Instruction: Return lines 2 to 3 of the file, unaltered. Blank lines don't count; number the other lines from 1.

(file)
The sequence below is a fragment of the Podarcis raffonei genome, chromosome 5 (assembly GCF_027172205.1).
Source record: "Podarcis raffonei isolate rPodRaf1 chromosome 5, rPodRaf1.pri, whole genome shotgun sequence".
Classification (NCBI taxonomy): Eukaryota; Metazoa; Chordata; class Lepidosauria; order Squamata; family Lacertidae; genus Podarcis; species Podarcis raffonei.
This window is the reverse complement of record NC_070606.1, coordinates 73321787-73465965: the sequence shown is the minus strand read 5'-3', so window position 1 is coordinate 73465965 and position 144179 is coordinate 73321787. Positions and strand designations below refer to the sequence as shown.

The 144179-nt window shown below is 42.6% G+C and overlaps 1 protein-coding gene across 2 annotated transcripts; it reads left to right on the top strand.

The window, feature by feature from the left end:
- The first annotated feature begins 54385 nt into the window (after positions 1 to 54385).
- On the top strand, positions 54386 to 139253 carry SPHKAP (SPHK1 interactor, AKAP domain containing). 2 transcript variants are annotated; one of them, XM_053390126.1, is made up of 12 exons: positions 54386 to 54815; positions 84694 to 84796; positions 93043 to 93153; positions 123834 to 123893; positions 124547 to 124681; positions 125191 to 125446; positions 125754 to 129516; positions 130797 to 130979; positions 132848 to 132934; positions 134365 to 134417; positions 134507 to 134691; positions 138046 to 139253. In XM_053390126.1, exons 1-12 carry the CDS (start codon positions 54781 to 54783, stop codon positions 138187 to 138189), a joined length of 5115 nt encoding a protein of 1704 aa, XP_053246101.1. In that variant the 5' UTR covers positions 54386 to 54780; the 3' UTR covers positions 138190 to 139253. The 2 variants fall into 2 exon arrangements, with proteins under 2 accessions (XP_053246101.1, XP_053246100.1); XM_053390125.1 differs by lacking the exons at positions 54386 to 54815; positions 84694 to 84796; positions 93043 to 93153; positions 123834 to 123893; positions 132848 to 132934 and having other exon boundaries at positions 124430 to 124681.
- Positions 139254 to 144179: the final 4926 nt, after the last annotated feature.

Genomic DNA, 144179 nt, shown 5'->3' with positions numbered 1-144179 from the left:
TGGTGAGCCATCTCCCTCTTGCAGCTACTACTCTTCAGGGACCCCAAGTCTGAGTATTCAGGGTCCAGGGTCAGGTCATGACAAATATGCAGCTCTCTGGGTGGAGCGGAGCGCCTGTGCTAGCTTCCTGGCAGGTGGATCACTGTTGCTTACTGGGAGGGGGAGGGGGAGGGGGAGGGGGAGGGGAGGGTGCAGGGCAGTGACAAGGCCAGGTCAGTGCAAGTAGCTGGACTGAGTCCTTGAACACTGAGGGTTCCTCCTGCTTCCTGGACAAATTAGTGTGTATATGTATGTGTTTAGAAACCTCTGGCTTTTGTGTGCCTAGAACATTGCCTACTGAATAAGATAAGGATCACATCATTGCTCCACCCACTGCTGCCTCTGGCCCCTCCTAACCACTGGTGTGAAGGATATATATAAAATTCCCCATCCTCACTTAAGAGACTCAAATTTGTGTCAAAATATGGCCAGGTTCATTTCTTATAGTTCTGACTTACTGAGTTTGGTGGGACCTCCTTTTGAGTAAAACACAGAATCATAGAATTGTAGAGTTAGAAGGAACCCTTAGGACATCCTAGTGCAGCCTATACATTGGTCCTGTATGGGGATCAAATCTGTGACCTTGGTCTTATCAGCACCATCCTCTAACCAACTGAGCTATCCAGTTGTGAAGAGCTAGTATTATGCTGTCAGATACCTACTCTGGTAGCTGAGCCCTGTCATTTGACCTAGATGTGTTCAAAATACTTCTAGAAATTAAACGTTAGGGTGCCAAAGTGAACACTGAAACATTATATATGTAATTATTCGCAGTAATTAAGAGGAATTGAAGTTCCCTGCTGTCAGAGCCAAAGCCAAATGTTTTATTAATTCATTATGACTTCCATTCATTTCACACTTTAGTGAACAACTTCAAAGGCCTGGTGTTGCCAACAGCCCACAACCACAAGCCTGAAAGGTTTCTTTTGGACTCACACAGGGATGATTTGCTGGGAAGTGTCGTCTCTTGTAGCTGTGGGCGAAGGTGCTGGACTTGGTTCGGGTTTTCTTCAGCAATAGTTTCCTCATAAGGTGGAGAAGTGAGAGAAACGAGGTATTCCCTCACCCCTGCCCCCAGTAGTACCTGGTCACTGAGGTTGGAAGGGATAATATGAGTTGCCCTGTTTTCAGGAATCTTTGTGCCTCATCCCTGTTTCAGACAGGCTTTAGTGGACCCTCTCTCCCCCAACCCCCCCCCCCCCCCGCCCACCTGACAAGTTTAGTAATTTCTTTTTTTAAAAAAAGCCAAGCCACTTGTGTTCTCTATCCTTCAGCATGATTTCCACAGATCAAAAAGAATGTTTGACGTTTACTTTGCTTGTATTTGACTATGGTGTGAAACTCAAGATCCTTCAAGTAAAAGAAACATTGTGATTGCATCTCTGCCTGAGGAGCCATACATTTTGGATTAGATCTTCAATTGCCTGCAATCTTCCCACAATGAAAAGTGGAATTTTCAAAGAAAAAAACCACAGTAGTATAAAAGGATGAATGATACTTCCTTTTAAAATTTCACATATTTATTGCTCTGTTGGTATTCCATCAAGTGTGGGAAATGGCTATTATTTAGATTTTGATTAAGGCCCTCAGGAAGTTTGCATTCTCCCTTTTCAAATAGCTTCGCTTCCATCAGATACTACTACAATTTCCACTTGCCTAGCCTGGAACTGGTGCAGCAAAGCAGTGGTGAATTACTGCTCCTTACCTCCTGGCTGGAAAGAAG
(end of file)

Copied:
Source record: "Podarcis raffonei isolate rPodRaf1 chromosome 5, rPodRaf1.pri, whole genome shotgun sequence".
Classification (NCBI taxonomy): Eukaryota; Metazoa; Chordata; class Lepidosauria; order Squamata; family Lacertidae; genus Podarcis; species Podarcis raffonei.